C [ c , L s ] = L s c c ! ( 1 - ρ ) × n = 0 c - 1 L s n n ! + L s c c ! Eq . ( 6 )
The utilization ρ, is restricted to be less than 1, since otherwise, the average length of the queue Lq and thus Wq will be either infinite or negative. The system simply becomes overloaded.

In one aspect of the invention, an optimal ASC architecture is designed under different workload arrival rates λ. Given a fixed area, and several possible processing element implementations that vary in their implementation area and thus, their performance (Ws) it is desirable to determine the optimal number of processing elements that will provide the best performance under different workload conditions.

Given a set of arrival times Λ={λ1, λ2, . . . Λk}, a fixed area A, and several possible implementations for a processing element, it is desired to find the number of processing elements c that maximize throughput across all given λ ε Λ.

In one particular embodiment, the optimal number of processing elements c can be found as follows: Because the total area is fixed and the area for each possible processing element implementation is known, one can determine each c that is possible. For each arrival time λi ε Λ, the system wait time W can be calculated using the equations presented above. The task is then to choose the number c of processing elements that minimizes the overall system wait time W.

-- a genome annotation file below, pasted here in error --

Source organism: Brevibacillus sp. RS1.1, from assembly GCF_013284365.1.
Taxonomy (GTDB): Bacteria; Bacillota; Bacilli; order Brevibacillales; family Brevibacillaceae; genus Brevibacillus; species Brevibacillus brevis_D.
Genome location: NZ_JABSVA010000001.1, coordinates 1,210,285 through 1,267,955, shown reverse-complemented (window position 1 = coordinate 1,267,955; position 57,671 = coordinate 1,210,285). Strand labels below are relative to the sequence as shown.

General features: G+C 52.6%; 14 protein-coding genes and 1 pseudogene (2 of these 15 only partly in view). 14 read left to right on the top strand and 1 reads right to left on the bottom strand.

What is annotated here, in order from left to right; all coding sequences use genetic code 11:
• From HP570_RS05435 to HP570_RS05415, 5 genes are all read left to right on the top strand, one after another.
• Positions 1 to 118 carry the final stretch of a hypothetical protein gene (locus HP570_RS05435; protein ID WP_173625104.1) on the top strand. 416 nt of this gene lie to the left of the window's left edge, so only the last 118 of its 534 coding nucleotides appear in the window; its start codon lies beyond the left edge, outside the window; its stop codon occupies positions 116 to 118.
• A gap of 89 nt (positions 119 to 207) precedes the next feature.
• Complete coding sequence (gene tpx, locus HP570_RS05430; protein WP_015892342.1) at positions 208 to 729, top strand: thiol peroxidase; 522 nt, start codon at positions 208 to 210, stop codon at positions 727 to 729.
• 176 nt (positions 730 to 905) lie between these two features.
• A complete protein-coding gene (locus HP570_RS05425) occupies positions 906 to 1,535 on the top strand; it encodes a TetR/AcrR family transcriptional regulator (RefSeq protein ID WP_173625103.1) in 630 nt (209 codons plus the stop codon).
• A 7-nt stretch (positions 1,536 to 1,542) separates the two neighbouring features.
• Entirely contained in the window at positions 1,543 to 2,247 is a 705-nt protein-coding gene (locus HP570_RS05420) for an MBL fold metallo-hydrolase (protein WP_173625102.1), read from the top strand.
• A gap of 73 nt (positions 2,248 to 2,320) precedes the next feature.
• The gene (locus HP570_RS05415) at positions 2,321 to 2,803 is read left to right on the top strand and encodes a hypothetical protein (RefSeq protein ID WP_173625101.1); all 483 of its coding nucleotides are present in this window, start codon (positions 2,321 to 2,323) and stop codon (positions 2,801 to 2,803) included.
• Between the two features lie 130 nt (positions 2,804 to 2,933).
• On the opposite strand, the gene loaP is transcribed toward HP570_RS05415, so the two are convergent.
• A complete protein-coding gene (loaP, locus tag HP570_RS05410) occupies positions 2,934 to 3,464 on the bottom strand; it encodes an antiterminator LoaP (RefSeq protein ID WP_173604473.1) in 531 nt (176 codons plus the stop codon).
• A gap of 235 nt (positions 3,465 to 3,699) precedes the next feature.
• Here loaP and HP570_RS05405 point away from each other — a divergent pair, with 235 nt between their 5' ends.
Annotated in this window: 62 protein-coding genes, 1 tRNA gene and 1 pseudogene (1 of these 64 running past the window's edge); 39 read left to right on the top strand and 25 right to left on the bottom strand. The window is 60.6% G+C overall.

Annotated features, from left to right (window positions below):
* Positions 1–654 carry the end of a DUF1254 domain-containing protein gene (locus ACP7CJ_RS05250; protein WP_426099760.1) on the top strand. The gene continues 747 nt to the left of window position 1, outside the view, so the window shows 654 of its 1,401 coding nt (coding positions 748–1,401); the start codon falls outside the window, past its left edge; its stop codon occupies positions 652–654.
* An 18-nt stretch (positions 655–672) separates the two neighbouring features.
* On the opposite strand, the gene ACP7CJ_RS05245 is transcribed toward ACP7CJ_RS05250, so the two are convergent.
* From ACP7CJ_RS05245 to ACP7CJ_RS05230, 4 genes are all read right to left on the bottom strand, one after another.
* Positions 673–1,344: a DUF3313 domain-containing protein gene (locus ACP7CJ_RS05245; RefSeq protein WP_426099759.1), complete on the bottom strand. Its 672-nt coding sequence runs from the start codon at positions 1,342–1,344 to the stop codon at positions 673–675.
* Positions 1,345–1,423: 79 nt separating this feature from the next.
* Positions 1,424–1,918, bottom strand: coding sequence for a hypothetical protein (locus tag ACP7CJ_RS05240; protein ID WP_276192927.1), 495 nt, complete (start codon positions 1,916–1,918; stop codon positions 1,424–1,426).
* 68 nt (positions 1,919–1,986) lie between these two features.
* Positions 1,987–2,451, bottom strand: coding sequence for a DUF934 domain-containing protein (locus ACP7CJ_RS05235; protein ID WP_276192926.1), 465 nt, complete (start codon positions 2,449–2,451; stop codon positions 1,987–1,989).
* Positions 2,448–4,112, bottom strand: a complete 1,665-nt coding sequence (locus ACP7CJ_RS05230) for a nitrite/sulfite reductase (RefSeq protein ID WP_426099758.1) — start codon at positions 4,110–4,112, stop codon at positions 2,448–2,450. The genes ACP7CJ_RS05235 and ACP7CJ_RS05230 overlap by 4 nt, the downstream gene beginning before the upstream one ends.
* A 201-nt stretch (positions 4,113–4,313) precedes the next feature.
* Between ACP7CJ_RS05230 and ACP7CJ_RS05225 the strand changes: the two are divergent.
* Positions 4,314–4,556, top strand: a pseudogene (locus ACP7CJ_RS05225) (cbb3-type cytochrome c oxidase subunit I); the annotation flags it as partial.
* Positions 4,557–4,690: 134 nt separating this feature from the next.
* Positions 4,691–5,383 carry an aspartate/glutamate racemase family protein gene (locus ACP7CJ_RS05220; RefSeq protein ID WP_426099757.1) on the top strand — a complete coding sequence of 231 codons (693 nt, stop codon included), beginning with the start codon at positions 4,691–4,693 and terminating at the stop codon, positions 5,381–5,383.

EXAMPLE

There is a total area of 100 square units, three different processing element designs (PEa, PEb, PEc), each having different area and service time tradeoffs as shown below in Table 1.

TABLE 1
Processing Element Design Tradeoffs
PEa PEb PEc
Service time in PE, Ws 10 8 6
PE area, Ai 10 15  25 
# of PEs, c 10 6 4

Table 1 shows three different processing element designs that trade performance for area. Given a fixed area of 100 units square, the number of possible processing elements is calculated for each design. First,

c = A A i
is determined, where Ai is the implementation area for PE design i. The results are shown on the last row of Table 1.